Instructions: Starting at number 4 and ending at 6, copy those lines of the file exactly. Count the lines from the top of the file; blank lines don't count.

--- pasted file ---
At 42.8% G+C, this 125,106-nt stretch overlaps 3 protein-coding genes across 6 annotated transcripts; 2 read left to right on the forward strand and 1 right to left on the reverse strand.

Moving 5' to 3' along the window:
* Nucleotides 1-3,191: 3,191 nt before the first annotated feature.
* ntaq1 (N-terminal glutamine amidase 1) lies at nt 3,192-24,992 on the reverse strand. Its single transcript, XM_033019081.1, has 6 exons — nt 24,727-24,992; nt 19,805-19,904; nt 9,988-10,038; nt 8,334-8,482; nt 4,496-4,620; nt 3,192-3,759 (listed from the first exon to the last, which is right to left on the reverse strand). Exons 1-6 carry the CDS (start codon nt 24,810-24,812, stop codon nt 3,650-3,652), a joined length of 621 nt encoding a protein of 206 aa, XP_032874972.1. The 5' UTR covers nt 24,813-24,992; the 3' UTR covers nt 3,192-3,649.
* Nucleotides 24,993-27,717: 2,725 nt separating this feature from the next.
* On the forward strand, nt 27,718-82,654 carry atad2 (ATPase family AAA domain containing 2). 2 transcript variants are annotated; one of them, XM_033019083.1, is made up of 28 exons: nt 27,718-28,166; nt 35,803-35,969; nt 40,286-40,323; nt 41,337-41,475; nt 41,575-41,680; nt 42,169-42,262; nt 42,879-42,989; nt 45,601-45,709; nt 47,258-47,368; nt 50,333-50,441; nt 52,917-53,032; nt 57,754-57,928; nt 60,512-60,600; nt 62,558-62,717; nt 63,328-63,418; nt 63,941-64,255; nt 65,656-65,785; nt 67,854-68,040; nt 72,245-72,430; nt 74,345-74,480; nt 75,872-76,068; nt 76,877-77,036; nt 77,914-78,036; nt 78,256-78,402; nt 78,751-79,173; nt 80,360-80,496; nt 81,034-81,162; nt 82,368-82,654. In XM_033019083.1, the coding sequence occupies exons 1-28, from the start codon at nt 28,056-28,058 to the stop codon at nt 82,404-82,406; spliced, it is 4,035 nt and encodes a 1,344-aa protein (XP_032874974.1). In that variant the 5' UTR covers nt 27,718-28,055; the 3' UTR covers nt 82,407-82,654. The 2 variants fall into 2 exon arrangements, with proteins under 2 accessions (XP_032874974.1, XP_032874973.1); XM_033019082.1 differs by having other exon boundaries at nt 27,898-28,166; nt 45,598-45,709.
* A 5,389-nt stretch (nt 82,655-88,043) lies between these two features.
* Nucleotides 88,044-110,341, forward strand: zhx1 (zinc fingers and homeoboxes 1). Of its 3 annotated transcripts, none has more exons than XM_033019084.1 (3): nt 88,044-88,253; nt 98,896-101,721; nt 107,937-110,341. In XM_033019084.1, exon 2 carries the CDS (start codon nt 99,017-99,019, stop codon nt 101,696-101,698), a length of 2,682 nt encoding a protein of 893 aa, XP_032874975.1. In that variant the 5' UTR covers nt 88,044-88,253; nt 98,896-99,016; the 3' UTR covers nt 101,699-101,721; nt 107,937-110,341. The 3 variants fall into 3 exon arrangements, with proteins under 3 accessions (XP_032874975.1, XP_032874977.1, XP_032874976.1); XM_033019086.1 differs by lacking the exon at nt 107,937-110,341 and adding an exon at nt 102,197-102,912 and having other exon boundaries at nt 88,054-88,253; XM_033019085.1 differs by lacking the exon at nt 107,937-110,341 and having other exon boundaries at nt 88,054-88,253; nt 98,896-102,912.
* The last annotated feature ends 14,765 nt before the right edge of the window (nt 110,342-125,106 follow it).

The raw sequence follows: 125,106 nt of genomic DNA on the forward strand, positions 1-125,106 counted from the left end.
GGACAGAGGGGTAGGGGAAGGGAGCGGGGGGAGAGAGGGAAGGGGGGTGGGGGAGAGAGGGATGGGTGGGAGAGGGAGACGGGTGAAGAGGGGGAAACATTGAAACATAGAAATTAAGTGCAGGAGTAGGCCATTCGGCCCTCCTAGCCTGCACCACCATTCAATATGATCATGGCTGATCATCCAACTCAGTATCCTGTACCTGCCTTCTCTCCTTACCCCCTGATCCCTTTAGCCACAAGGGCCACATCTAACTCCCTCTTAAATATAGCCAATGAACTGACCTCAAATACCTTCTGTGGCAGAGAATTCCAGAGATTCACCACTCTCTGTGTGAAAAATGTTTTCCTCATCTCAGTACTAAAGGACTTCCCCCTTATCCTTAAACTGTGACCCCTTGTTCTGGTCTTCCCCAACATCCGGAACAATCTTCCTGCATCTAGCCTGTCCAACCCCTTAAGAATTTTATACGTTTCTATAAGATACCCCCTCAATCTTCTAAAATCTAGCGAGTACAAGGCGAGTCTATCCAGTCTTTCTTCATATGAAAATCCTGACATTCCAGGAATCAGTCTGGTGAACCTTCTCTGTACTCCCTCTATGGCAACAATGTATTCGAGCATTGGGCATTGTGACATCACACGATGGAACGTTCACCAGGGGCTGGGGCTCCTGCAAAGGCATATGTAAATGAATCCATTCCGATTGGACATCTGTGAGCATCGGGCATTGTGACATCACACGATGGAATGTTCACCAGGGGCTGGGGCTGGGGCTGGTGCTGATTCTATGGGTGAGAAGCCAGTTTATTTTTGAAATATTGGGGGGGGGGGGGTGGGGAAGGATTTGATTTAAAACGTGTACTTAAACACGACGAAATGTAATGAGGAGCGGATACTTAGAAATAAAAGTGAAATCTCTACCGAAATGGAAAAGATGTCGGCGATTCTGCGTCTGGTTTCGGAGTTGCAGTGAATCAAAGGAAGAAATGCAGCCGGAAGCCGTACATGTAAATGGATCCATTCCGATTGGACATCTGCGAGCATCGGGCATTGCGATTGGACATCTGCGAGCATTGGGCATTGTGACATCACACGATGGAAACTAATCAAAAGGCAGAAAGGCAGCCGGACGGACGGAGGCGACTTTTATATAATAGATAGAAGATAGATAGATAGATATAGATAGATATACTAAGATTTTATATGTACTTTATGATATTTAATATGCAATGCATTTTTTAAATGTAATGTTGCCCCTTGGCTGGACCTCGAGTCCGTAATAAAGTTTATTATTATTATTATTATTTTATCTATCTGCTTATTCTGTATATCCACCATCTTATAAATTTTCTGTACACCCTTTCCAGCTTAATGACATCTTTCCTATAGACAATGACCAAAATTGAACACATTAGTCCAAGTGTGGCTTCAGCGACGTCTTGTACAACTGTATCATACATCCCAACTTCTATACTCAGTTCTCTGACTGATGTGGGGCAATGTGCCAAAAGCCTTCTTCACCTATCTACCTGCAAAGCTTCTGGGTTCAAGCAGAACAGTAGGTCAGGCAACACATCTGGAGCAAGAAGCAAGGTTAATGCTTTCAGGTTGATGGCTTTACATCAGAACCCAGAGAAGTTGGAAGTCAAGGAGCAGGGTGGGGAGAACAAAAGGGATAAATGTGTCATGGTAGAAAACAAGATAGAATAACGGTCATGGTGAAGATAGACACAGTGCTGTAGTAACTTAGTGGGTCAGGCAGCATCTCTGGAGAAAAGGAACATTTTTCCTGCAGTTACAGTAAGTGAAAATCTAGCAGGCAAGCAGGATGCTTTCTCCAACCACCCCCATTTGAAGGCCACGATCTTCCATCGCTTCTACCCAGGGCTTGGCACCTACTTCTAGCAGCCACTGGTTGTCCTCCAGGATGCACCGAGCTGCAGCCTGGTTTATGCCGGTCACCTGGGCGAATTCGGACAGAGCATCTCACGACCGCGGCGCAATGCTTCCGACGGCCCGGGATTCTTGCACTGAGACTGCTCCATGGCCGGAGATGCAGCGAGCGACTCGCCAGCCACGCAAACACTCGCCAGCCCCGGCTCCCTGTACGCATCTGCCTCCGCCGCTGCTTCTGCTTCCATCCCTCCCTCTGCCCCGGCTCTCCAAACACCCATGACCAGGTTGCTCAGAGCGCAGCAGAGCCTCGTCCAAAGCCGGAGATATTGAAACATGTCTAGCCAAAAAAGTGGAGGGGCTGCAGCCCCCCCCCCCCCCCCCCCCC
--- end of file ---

* ntaq1 (N-terminal glutamine amidase 1) lies at nt 3,192-24,992 on the reverse strand. Its single transcript, XM_033019081.1, has 6 exons — nt 24,727-24,992; nt 19,805-19,904; nt 9,988-10,038; nt 8,334-8,482; nt 4,496-4,620; nt 3,192-3,759 (listed from the first exon to the last, which is right to left on the reverse strand). Exons 1-6 carry the CDS (start codon nt 24,810-24,812, stop codon nt 3,650-3,652), a joined length of 621 nt encoding a protein of 206 aa, XP_032874972.1. The 5' UTR covers nt 24,813-24,992; the 3' UTR covers nt 3,192-3,649.
* Nucleotides 24,993-27,717: 2,725 nt separating this feature from the next.
* On the forward strand, nt 27,718-82,654 carry atad2 (ATPase family AAA domain containing 2). 2 transcript variants are annotated; one of them, XM_033019083.1, is made up of 28 exons: nt 27,718-28,166; nt 35,803-35,969; nt 40,286-40,323; nt 41,337-41,475; nt 41,575-41,680; nt 42,169-42,262; nt 42,879-42,989; nt 45,601-45,709; nt 47,258-47,368; nt 50,333-50,441; nt 52,917-53,032; nt 57,754-57,928; nt 60,512-60,600; nt 62,558-62,717; nt 63,328-63,418; nt 63,941-64,255; nt 65,656-65,785; nt 67,854-68,040; nt 72,245-72,430; nt 74,345-74,480; nt 75,872-76,068; nt 76,877-77,036; nt 77,914-78,036; nt 78,256-78,402; nt 78,751-79,173; nt 80,360-80,496; nt 81,034-81,162; nt 82,368-82,654. In XM_033019083.1, the coding sequence occupies exons 1-28, from the start codon at nt 28,056-28,058 to the stop codon at nt 82,404-82,406; spliced, it is 4,035 nt and encodes a 1,344-aa protein (XP_032874974.1). In that variant the 5' UTR covers nt 27,718-28,055; the 3' UTR covers nt 82,407-82,654. The 2 variants fall into 2 exon arrangements, with proteins under 2 accessions (XP_032874974.1, XP_032874973.1); XM_033019082.1 differs by having other exon boundaries at nt 27,898-28,166; nt 45,598-45,709.